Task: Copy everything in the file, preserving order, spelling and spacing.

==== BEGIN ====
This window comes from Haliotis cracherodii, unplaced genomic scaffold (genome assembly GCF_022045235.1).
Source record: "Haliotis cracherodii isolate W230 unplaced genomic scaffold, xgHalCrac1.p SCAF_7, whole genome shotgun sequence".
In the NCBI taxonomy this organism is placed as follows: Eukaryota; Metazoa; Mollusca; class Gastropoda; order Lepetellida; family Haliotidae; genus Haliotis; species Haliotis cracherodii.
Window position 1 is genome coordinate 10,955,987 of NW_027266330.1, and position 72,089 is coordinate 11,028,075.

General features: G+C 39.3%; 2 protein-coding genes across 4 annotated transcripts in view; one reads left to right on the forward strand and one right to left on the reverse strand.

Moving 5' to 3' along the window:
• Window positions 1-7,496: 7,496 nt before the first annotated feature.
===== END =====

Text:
This window comes from Haliotis cracherodii, unplaced genomic scaffold (genome assembly GCF_022045235.1).
Source record: "Haliotis cracherodii isolate W230 unplaced genomic scaffold, xgHalCrac1.p SCAF_7, whole genome shotgun sequence".
In the NCBI taxonomy this organism is placed as follows: Eukaryota; Metazoa; Mollusca; class Gastropoda; order Lepetellida; family Haliotidae; genus Haliotis; species Haliotis cracherodii.
Window position 1 is genome coordinate 10,955,987 of NW_027266330.1, and position 72,089 is coordinate 11,028,075.

General features: G+C 39.3%; 2 protein-coding genes across 4 annotated transcripts in view; one reads left to right on the forward strand and one right to left on the reverse strand.

Moving 5' to 3' along the window:
• Window positions 1-7,496: 7,496 nt before the first annotated feature.